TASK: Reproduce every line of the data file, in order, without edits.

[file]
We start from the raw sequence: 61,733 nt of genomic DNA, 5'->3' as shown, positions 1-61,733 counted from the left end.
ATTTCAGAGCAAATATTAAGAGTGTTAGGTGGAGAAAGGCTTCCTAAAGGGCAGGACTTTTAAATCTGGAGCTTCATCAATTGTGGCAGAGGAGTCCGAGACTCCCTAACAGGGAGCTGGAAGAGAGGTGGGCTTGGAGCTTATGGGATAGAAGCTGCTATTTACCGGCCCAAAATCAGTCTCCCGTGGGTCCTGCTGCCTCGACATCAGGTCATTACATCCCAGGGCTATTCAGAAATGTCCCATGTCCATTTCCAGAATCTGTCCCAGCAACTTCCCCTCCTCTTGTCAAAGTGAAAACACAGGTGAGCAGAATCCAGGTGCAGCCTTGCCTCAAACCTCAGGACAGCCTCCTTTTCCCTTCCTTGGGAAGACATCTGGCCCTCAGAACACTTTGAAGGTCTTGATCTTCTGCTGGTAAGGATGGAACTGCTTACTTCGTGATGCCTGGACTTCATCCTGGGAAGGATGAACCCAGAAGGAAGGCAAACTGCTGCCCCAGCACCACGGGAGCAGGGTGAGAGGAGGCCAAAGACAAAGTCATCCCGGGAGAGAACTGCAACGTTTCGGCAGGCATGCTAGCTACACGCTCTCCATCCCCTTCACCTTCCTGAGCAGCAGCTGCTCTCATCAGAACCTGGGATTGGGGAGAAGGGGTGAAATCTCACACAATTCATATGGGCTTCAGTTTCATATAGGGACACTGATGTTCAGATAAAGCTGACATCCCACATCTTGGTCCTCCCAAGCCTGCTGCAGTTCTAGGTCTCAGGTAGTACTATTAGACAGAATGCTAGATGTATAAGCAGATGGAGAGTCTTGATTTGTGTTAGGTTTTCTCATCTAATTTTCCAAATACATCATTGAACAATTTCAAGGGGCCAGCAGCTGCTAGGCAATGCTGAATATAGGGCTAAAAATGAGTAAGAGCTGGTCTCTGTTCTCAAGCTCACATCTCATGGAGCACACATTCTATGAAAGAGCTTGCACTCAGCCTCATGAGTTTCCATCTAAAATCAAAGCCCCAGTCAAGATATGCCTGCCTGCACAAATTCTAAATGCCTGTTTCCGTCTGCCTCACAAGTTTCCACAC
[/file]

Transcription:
We start from the raw sequence: 61,733 nt of genomic DNA, 5'->3' as shown, positions 1-61,733 counted from the left end.
ATTTCAGAGCAAATATTAAGAGTGTTAGGTGGAGAAAGGCTTCCTAAAGGGCAGGACTTTTAAATCTGGAGCTTCATCAATTGTGGCAGAGGAGTCCGAGACTCCCTAACAGGGAGCTGGAAGAGAGGTGGGCTTGGAGCTTATGGGATAGAAGCTGCTATTTACCGGCCCAAAATCAGTCTCCCGTGGGTCCTGCTGCCTCGACATCAGGTCATTACATCCCAGGGCTATTCAGAAATGTCCCATGTCCATTTCCAGAATCTGTCCCAGCAACTTCCCCTCCTCTTGTCAAAGTGAAAACACAGGTGAGCAGAATCCAGGTGCAGCCTTGCCTCAAACCTCAGGACAGCCTCCTTTTCCCTTCCTTGGGAAGACATCTGGCCCTCAGAACACTTTGAAGGTCTTGATCTTCTGCTGGTAAGGATGGAACTGCTTACTTCGTGATGCCTGGACTTCATCCTGGGAAGGATGAACCCAGAAGGAAGGCAAACTGCTGCCCCAGCACCACGGGAGCAGGGTGAGAGGAGGCCAAAGACAAAGTCATCCCGGGAGAGAACTGCAACGTTTCGGCAGGCATGCTAGCTACACGCTCTCCATCCCCTTCACCTTCCTGAGCAGCAGCTGCTCTCATCAGAACCTGGGATTGGGGAGAAGGGGTGAAATCTCACACAATTCATATGGGCTTCAGTTTCATATAGGGACACTGATGTTCAGATAAAGCTGACATCCCACATCTTGGTCCTCCCAAGCCTGCTGCAGTTCTAGGTCTCAGGTAGTACTATTAGACAGAATGCTAGATGTATAAGCAGATGGAGAGTCTTGATTTGTGTTAGGTTTTCTCATCTAATTTTCCAAATACATCATTGAACAATTTCAAGGGGCCAGCAGCTGCTAGGCAATGCTGAATATAGGGCTAAAAATGAGTAAGAGCTGGTCTCTGTTCTCAAGCTCACATCTCATGGAGCACACATTCTATGAAAGAGCTTGCACTCAGCCTCATGAGTTTCCATCTAAAATCAAAGCCCCAGTCAAGATATGCCTGCCTGCACAAATTCTAAATGCCTGTTTCCGTCTGCCTCACAAGTTTCCACAC